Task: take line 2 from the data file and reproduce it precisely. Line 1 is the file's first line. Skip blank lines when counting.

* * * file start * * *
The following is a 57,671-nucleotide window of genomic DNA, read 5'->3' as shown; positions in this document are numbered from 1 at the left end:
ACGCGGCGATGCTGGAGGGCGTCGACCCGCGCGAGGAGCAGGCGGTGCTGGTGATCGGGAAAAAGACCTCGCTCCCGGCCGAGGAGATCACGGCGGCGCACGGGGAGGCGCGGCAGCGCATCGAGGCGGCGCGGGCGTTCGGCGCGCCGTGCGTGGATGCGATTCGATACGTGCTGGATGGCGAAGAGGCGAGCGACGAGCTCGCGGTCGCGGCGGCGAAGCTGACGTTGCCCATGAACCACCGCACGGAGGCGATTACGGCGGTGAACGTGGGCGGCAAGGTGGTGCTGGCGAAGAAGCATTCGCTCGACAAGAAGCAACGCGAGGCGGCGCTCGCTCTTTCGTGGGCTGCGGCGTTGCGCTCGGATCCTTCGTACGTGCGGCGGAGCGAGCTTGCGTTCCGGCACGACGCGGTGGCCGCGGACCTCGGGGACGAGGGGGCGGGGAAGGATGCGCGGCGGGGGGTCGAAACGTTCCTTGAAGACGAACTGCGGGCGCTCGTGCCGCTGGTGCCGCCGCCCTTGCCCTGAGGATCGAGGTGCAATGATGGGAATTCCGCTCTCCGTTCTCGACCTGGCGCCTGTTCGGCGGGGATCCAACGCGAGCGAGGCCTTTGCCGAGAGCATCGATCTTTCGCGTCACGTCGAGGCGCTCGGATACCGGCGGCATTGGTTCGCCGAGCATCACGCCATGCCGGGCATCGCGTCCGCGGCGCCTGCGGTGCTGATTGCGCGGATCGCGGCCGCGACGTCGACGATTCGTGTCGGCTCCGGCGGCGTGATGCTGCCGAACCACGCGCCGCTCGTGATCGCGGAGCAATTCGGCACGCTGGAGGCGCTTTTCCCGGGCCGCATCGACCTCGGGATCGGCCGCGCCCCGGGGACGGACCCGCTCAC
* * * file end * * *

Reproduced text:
ACGCGGCGATGCTGGAGGGCGTCGACCCGCGCGAGGAGCAGGCGGTGCTGGTGATCGGGAAAAAGACCTCGCTCCCGGCCGAGGAGATCACGGCGGCGCACGGGGAGGCGCGGCAGCGCATCGAGGCGGCGCGGGCGTTCGGCGCGCCGTGCGTGGATGCGATTCGATACGTGCTGGATGGCGAAGAGGCGAGCGACGAGCTCGCGGTCGCGGCGGCGAAGCTGACGTTGCCCATGAACCACCGCACGGAGGCGATTACGGCGGTGAACGTGGGCGGCAAGGTGGTGCTGGCGAAGAAGCATTCGCTCGACAAGAAGCAACGCGAGGCGGCGCTCGCTCTTTCGTGGGCTGCGGCGTTGCGCTCGGATCCTTCGTACGTGCGGCGGAGCGAGCTTGCGTTCCGGCACGACGCGGTGGCCGCGGACCTCGGGGACGAGGGGGCGGGGAAGGATGCGCGGCGGGGGGTCGAAACGTTCCTTGAAGACGAACTGCGGGCGCTCGTGCCGCTGGTGCCGCCGCCCTTGCCCTGAGGATCGAGGTGCAATGATGGGAATTCCGCTCTCCGTTCTCGACCTGGCGCCTGTTCGGCGGGGATCCAACGCGAGCGAGGCCTTTGCCGAGAGCATCGATCTTTCGCGTCACGTCGAGGCGCTCGGATACCGGCGGCATTGGTTCGCCGAGCATCACGCCATGCCGGGCATCGCGTCCGCGGCGCCTGCGGTGCTGATTGCGCGGATCGCGGCCGCGACGTCGACGATTCGTGTCGGCTCCGGCGGCGTGATGCTGCCGAACCACGCGCCGCTCGTGATCGCGGAGCAATTCGGCACGCTGGAGGCGCTTTTCCCGGGCCGCATCGACCTCGGGATCGGCCGCGCCCCGGGGACGGACCCGCTCAC